SOURCE: Indianapolis Star
When former Gov. Mitch Daniels was pushing to keep liberal historian Howard Zinn’s readings out of Indiana classrooms three years ago, he had a definite idea of what should be there instead: conservative education leader Bill Bennett’s review of American history.News that the new Purdue University president tried to have Zinn’s “A People’s History of the United States” kept from classrooms has sparked a surge in demand for the 1980 book at Indiana libraries. It also put Daniels on the defensive over the past month, drawing condemnations from academics nationwide and having him reiterate his support for academic freedom in higher education even as he is steadfast in his belief that Zinn is wrong for lower grades.Emails obtained by The Associated Press through a public records request show Bill Bennett had much more favor among Daniels and his advisers. In January 2010, when Daniels discovered the board of education had changed the state’s textbook rules to allow Bennett’s book, he quickly asked how soon his advisers could get copies of “The Last Best Hope” in classrooms....
by Sam Wineburg
Emails recently obtained by the Associated Press have revealed that Indiana's former Republican governor, Mitch Daniels, now president of Purdue University, tried to ban Howard Zinn's A People's History of the United States from Indiana schools. His attempt, though perhaps clumsy, wasn't all that surprising.If history tends to be written by the victors, Zinn's alternative take on America's past sought to give voice to the vanquished, telling the story of U.S. history from the perspective of slaves, Indians, laborers and women. The book brought the Boston University historian (who died in 2010) acclaim from many on the American left. But conservatives have had him in their sights for years.
by Jesse Lemisch, Staughton Lynd, and Robert Cohen
Read David Greenberg's response here.
by Robert Cohen
Howard Zinn speaking in 2009. Credit: Wiki Commons.
by Michael Honey
Rick Shenkman and Michael Kazin, writing six years apart, criticized Howard Zinn's historical method, and there is much to criticize. It's true we have seen many, many instances of people at the bottom or in the middle, the masses of people, going along with those in power or even leading the charge in the wrong direction. History is full of people rooting against their own class interests. We see a lot of that today.So, historians rightly have arguments with A People's History. It is not nuanced, it is not complex enough, it is wrong in particulars. Or maybe you think it is leads people in the wrong direction altogether, creating "the left's blind spot." Presumably, a bottom up view of history is pretty simple and absolves the masses from their culpability in the affairs of the state.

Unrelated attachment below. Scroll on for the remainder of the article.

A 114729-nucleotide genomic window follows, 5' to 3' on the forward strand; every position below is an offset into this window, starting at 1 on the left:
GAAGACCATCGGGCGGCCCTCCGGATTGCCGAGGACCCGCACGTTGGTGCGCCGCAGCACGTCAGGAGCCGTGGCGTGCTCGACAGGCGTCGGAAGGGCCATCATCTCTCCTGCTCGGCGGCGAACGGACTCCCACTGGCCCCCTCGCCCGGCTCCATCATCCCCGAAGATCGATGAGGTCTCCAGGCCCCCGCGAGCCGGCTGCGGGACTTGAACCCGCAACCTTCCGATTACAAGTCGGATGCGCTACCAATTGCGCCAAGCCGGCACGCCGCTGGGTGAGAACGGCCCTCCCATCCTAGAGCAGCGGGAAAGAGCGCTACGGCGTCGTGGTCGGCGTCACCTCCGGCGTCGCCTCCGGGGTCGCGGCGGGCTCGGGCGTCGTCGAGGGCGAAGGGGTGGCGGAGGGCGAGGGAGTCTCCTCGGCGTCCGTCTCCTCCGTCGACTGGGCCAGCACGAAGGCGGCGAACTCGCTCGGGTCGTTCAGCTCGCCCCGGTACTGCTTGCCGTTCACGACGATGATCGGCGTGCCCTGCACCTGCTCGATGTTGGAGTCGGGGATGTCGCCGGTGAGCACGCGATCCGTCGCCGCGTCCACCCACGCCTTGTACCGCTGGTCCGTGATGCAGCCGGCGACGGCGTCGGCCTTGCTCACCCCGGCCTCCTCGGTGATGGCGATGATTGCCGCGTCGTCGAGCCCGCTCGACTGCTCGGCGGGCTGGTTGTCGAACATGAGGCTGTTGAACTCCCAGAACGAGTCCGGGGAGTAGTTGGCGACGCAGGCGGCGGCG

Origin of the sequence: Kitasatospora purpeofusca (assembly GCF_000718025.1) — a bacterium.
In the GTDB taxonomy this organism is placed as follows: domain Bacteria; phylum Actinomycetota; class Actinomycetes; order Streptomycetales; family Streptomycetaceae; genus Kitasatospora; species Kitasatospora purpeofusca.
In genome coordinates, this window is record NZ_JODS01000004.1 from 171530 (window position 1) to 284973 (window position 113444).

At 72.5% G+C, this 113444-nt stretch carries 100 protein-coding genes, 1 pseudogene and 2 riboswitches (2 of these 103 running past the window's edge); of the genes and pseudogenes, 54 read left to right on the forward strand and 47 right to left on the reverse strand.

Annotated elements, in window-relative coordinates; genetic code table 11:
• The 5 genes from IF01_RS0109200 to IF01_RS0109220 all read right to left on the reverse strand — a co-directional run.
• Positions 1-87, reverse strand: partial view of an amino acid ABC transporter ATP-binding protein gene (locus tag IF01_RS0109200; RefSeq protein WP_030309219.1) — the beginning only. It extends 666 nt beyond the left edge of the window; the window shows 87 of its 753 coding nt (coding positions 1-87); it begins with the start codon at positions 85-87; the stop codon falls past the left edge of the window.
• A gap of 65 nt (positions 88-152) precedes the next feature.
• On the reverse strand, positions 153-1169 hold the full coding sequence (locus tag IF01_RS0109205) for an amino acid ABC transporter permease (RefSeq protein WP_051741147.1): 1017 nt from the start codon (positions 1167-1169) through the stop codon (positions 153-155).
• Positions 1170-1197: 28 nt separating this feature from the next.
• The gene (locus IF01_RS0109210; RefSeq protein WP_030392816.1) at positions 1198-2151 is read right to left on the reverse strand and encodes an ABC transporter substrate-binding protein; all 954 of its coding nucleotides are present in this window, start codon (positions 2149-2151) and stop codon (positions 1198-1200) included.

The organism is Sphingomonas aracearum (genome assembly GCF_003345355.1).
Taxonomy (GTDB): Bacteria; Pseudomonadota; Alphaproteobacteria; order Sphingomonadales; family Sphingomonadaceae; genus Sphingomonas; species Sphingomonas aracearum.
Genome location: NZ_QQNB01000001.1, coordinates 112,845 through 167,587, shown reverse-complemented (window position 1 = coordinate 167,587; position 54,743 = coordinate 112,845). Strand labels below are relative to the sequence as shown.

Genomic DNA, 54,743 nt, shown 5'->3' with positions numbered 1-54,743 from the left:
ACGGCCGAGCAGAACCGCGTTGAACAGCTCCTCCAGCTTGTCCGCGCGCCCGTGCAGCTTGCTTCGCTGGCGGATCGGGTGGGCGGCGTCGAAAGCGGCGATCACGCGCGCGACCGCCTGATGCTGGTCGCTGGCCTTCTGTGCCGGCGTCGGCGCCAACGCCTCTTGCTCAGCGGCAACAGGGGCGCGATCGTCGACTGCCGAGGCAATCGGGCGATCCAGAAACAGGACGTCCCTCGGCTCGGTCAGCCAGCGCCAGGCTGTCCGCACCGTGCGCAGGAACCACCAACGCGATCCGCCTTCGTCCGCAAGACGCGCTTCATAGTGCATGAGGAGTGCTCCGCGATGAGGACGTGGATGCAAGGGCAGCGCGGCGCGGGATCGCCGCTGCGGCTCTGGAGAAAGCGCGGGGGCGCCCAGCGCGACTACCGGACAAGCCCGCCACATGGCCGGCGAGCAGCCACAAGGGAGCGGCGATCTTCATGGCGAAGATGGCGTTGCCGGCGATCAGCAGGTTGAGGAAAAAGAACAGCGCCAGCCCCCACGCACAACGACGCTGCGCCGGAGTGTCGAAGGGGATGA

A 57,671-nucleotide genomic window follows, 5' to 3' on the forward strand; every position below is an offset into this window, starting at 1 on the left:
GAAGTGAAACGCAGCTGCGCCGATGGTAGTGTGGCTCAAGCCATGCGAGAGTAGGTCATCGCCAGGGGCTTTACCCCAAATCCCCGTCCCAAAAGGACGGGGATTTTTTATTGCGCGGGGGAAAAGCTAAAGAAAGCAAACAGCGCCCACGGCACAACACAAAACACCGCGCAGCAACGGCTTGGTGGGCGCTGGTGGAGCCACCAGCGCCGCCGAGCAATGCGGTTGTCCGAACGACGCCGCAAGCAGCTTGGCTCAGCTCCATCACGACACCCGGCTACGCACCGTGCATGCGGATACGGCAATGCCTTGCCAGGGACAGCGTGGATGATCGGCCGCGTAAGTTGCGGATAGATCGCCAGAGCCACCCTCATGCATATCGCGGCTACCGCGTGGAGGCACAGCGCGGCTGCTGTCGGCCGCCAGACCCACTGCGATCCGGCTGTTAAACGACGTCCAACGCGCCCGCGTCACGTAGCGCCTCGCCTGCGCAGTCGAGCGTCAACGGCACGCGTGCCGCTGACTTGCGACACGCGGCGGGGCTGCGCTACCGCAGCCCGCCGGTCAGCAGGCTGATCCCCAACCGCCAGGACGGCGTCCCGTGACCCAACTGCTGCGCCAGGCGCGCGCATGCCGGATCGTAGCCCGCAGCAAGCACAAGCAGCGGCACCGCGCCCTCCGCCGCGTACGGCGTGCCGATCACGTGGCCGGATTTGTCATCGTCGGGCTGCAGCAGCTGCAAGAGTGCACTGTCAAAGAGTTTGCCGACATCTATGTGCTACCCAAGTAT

Tim Goodman, in the San Francisco Chronicle (Oct. 13, 2004):Last month, Daniel Flynn, a conservative pundit, published "Intellectual Morons," a 304-page book that rips Zinn for "America bashing" and biased writing. The tome also criticizes Noam Chomsky, Gore Vidal and other intellectuals who've been critical of the United States, but it singles out Zinn for special scrutiny because of Zinn's success with "A People's History of the United States.""A People's History" has sold more than 1 million copies since its release in 1980, making it one of the most popular works on American history. Conservatives hate the book because it excoriates Ronald Reagan, gives detailed examples of U.S. imperialism, outlines practices that led to the slaughter and depopulation of Native Americans, and even questions the motives of George Washington and other Founding Fathers. (Among other things, Zinn refers to Washington as a member of the elite who personally benefited from the Constitution.)
by Daniel J. Flynn
Who is the most influential historian in America? Could it be Pulitzer Prize winners Arthur Schlesinger, Jr. or Joseph Ellis or David McCullough, whose scholarly works have reached a broad literary public? The answer is none of the above. The accolade belongs instead to the unreconstructed, anti-American Marxist Howard Zinn, whose cartoon anti-history of the United States is still selling 128,000 copies a year twenty years after its original publication. Many of those copies are assigned readings for courses in colleges and high schools taught by leftist disciples of their radical mentor.“Objectivity is impossible,” Zinn once remarked, “and it is also undesirable. That is, if it were possible it would be undesirable, because if you have any kind of a social aim, if you think history should serve society in some way; should serve the progress of the human race; should serve justice in some way, then it requires that you make your selection on the basis of what you think will advance causes of humanity.”History serving “a social aim” other than the preservation or interpretation of a historical record is precisely what we get in A People’s History of the United States. Howard Zinn’s 776 page tome, which after selling more than a million copies, has been recently re-released in a hardback edition.
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